discrimination, Robinson, the warden, "openly admitted that he would terminate an
employee simply because of the ‘perceptions of inmates,' and that he had in fact done just
that. He further indicated that he felt ‘strongly' that plaintiff should be terminated ‘[s]imply
because she was white and she was in a black housing unit.'" Id. at 524. "[I]f believed,
Robinson's statements lead to the conclusion that anti-white animus motivated the
employment decision he made regarding Plaintiff." Id. Here, despite Hughes' ready
admission that Plaintiff lacked "stamina" and "quick movement," there is no evidence that
Hughes operated under stigmatizing beliefs related to age. To the contrary, Hughes had
already renewed Plaintiff's contract when Plaintiff was in her eighties. Plaintiff admits that
Defendant did "not directly" use "any words stating ‘old' or ‘age'." (Pl.'s Resp. 22; dkt. 32.)
Plaintiff puts forth no evidence that Hughes' concerns that Plaintiff lacked "stamina" and
"quick movement" was related to anything other than her injury or perceived disability, as
set forth above. Plaintiff provides no direct evidence of age-related discriminatory intent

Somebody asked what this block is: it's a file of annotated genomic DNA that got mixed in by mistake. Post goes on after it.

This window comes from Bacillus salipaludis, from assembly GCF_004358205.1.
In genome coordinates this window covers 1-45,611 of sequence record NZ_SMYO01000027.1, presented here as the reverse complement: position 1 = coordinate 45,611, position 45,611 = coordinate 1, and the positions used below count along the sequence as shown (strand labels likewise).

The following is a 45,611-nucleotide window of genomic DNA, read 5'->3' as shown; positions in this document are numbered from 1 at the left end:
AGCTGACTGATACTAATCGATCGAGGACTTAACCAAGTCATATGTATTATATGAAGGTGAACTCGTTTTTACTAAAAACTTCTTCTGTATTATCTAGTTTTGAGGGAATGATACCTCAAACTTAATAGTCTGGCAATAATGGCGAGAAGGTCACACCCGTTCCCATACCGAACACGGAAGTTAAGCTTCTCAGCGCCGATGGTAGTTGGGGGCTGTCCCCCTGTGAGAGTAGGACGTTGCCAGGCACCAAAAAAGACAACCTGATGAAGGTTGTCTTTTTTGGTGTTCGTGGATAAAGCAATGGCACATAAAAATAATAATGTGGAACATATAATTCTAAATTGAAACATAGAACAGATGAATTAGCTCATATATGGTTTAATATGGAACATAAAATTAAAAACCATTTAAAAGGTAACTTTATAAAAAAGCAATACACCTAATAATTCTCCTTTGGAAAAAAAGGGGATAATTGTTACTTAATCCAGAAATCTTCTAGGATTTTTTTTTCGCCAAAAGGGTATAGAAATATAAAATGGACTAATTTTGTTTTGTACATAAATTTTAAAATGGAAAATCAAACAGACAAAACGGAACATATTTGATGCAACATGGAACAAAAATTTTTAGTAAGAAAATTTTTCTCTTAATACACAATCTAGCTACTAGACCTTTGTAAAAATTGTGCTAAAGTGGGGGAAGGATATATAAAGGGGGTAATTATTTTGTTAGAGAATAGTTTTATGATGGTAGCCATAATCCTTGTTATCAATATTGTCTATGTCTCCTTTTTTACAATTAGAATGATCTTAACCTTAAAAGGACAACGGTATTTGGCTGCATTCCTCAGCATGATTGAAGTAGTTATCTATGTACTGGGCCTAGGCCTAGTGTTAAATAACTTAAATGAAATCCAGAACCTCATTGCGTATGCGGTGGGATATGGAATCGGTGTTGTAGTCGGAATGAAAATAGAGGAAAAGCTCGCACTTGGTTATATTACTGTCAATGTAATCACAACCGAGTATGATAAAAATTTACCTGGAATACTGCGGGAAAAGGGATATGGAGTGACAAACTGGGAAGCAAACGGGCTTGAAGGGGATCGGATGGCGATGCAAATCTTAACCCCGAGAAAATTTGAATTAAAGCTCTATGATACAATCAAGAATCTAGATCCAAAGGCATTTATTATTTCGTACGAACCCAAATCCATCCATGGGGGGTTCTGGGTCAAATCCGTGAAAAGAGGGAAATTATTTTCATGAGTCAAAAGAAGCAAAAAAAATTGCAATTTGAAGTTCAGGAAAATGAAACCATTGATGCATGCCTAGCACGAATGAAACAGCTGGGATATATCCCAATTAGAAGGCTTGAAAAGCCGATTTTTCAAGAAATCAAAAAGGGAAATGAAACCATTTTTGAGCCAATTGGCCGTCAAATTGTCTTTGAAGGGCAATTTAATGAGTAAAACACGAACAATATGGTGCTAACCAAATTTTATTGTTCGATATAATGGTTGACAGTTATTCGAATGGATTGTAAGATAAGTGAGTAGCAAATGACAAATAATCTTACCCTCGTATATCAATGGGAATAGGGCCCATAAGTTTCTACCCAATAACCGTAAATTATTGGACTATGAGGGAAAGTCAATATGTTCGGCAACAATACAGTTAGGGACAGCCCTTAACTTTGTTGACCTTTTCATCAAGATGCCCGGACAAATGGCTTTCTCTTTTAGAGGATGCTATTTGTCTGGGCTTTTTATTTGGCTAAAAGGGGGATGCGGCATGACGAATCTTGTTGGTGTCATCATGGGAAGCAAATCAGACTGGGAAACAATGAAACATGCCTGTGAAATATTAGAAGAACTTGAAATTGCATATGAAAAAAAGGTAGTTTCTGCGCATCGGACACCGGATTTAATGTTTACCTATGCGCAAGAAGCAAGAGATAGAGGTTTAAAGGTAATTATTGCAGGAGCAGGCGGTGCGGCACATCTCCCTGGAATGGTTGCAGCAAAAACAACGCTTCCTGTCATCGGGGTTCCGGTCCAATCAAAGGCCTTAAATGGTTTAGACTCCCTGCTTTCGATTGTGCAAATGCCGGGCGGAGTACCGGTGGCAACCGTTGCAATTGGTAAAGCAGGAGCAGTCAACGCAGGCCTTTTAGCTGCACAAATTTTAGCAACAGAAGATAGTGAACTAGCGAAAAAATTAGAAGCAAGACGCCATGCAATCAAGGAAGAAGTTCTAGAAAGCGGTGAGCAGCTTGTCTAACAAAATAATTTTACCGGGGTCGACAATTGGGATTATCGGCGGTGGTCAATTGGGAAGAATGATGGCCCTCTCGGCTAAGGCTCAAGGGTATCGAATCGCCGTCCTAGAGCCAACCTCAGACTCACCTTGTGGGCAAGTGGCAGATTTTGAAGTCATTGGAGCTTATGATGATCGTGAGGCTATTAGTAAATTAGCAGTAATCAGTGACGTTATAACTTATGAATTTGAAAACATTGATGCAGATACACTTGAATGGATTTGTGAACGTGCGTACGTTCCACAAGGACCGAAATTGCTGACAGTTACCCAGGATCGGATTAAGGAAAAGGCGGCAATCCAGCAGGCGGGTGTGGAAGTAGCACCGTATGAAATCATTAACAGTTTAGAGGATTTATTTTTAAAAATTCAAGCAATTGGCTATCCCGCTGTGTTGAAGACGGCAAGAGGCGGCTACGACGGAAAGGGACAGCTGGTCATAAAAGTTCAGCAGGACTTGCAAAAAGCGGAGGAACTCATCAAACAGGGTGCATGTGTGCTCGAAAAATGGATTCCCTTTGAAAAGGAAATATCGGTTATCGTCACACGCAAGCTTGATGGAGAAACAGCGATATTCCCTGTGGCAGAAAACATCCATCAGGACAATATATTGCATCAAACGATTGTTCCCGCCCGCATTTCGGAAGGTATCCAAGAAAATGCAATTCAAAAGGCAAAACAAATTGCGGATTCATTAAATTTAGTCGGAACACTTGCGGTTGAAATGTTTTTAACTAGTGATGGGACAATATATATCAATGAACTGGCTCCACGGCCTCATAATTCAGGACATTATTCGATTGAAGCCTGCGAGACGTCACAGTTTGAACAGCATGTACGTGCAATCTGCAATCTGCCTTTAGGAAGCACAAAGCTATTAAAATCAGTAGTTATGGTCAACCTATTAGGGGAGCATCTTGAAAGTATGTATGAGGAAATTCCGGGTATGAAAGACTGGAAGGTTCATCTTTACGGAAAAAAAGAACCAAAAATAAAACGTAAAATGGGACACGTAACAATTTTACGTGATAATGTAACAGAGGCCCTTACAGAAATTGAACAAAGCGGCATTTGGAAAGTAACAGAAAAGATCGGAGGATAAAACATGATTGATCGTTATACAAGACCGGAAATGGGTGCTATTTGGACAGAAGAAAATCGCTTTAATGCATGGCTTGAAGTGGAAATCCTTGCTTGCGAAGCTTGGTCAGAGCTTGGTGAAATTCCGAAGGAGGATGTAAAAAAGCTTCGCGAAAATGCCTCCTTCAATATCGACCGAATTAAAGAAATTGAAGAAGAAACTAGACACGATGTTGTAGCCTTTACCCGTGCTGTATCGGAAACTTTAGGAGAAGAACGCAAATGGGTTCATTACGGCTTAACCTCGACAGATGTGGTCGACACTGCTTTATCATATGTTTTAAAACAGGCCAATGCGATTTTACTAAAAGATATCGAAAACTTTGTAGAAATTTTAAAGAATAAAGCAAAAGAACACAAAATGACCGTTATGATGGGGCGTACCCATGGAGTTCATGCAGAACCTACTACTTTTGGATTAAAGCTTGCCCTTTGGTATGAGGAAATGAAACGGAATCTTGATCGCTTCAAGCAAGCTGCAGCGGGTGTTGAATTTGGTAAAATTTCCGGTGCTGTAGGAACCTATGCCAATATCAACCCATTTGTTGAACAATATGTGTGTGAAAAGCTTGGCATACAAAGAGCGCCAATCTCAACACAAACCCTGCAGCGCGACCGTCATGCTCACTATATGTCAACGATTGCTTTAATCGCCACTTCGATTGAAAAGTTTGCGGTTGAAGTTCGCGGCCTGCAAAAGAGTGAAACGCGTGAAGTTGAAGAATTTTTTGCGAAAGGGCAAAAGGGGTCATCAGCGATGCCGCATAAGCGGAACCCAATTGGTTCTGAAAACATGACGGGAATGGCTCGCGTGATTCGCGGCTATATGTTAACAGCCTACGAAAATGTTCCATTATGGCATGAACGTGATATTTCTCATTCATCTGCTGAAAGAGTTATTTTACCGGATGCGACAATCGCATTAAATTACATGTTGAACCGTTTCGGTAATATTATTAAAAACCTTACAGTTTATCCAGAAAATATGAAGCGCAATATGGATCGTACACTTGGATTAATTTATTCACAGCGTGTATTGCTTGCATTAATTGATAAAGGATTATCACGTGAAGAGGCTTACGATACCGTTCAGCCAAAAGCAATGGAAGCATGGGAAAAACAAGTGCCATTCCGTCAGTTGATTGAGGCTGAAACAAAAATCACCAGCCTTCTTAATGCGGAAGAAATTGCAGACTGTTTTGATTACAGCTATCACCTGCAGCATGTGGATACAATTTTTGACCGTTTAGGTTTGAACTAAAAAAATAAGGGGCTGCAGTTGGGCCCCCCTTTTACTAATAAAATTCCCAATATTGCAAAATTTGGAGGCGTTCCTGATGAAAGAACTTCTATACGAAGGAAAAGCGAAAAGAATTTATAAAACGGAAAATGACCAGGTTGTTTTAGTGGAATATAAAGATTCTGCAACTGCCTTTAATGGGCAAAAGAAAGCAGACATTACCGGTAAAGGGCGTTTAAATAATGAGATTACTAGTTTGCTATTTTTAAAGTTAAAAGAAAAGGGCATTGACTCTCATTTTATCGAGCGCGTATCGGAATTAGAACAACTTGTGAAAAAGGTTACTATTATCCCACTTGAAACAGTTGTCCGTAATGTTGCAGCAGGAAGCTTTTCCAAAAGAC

sufficient to withstand Defendant's motion for summary judgment on this issue.
Plaintiff also argues that she can show age discrimination by disparate treatment
where she was ultimately replaced by younger doctors for the on-call position. The Court
agrees with Defendant's position that despite Plaintiff's characterization of this evidence as
"direct," it is indirect or circumstantial evidence, as further evidenced by Plaintiff's own
statement that this evidence of disparate treatment "raises an inference that age was an
illegal factor." (Pl.'s Resp. 23.) In order to sustain an ADEA claim with circumstantial
evidence under the McDonnell Douglas burden-shifting framework, Plaintiff must first
establish a prima facie case by showing that she: (1) belonged to a protected class (e.g.